In an effort to conduct an unscientific poll, I’m curious to know what everyone thought of the debate. (You did watch, didn’t you?) I think Kerry won, though only with a slight edge. He was more forceful and consistent with his ideas than he has been in the past. He responded to some of the criticisms lobbed against him by the Bush campaign over the last few weeks/months. He looked more “presidential” than he ever has in the past.
Counter that with Bush’s refusal to articulate much further than “I’m right” and his often strange body language and brain locks. As the night wore on, Bush seemed to devolve into “You’re with me or you’re against me”, which he clearly intended to imply his usual argument of patriot vs. non-patriot. Unlike all of the nonsensical arguments thrown at Kerry, that is the only concept I heard last night that wasn’t “presidential”.
From Andrew Sullivan, consider this:
Still, there were major weaknesses. If you believe, as I do, that the Iraq war is beginning to spiral downward, Bush was not reassuring. He seemed as out of it as ever. When Kerry rightly pointed out the failure of Bush to revamp the CIA or to secure Soviet nuclear material, Bush simply and sadly responded that every morning some guy comes in and briefs him on national security. Now I feel better. And you don’t want to be the president who is forced to say, “Of course I know Osama bin Laden attacked us.” Moreover, his fundamental critique of Kerry – that by criticizing the war, he had made himself unworthy to be commander-in-chief – was dumb and border-line offensive. It implies that if you’ve ever criticized the president’s war conduct, you cannot succeed him in office. Huh? By that logic, the only credible alternative to Bush is someone who has agreed with him every inch of the way. Memo to Bush: we live in a democracy.
With that said, Kerry blew multiple chances to cripple Bush’s argument that change would be bad. Kerry made it clear that he believes Bush made mistakes in planning for the war but not the peace. Valid, but not enough. He should’ve pointed out examples of Bush’s mishandling of the situation in Iraq and Bush’s unwillingness to adjust during the war. Every time Kerry let Bush re-iterate that change sends a bad message to our troops and our allies, that ludicrous belief gained credibility. He needed the instinct of a boxer with his opponent on the ropes. The champions don’t wait for the decision from the judges; he knocks his opponent out. Consider this, again from Andrew Sullivan:
Kerry was effective, however, in detailing the relatively small contribution of most of the allies. But why oh why did he not mention the obvious parallel of the vast coalition Bush’s father put together for the first Gulf War? If I were a debate judge – and I’ve had my fair share of debate experience – I would have flunked Kerry on the spot.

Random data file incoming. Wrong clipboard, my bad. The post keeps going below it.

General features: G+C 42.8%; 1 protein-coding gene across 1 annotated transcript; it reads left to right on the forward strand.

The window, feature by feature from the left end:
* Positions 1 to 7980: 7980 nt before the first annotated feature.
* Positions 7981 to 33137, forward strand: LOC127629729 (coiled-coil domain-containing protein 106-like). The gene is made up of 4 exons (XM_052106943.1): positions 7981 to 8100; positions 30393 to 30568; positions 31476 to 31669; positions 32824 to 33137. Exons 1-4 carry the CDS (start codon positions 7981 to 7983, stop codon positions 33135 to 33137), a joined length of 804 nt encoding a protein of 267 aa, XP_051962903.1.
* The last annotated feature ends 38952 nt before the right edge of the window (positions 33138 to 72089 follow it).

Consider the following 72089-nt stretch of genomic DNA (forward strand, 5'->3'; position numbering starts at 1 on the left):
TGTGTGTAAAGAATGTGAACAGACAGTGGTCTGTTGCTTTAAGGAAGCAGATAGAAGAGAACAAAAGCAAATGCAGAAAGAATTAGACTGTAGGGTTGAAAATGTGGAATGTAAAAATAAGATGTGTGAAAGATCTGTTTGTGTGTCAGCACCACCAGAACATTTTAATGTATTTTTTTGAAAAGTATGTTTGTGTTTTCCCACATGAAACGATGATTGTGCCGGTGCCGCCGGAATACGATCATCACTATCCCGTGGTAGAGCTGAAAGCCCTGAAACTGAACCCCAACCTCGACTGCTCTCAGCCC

To his credit, Bush showed class, ignoring the opportunity to attack Kerry personally when asked to do just that. He generally performed in the manner we expect. He has appeal as more of the “every man” than Kerry. Anyone who doubts that this appeal can carry a candidate needs to review the political life of Bill Clinton.
So I think Kerry won, but not by much. What do you think?
3 thoughts on “The future belongs to freedom, not to fear.”
I think Kerry “won” as well: Like you, I agree that he stayed on message more than he had in the past, and maybe finally his PR coaches are earning their pay. Bush came across as too divisive, not that I like his leadership anyways.
Still, the true debacle is the absence of third party candidates, but now I’m just interjecting my own silly personal opinions 😀
I felt that Kerry triumphed decisivly over Bush last night. If debating skills, statesmanship, and mastery of the English language were the criteria, Kerry would be a sure thing for President next month. I felt that Kerry missed the opportunity to point out that the “same intelligence” which both Bush and Kerry were provided about Iraq before the war was special ordered by Bush – or at least produced by intelligence agencies on Bush’s watch. It was clearly inaccurate information, and only Bush (not members of the U.S. Senate) knew to what extent. Bush never before looked as much as Alfred E. Neuman last night. He looked tired and was easily put on the defensive. He insisted numerous times that he be provided 30-second rebuttals when he had nothing to say. I find it difficult to accept that the media continually avoids stating the obvious fact that next to almost any elected official (with experience, that is), Bush is simply a buffoon (ludicrous or bumbling person; a fool). Kerry’s decades of public service really paid off last night. Hopefully Bush will get back to his usual business of losing other people’s money in oil and baseball and get the hell out of public life for good.
I had this great comment this afternoon – the most political you will ever see from me – and when I clicked “post” … it disappeared.
You would have loved it. I likened Bush to Yosemite Sam – with six shooters blazing and Kerry to Lurch – an emotionless, vapid vessel.
Now the question is … do I prefer Looney Tunes or The Addams Family?
Nah nah nah nant … That’s all folks!
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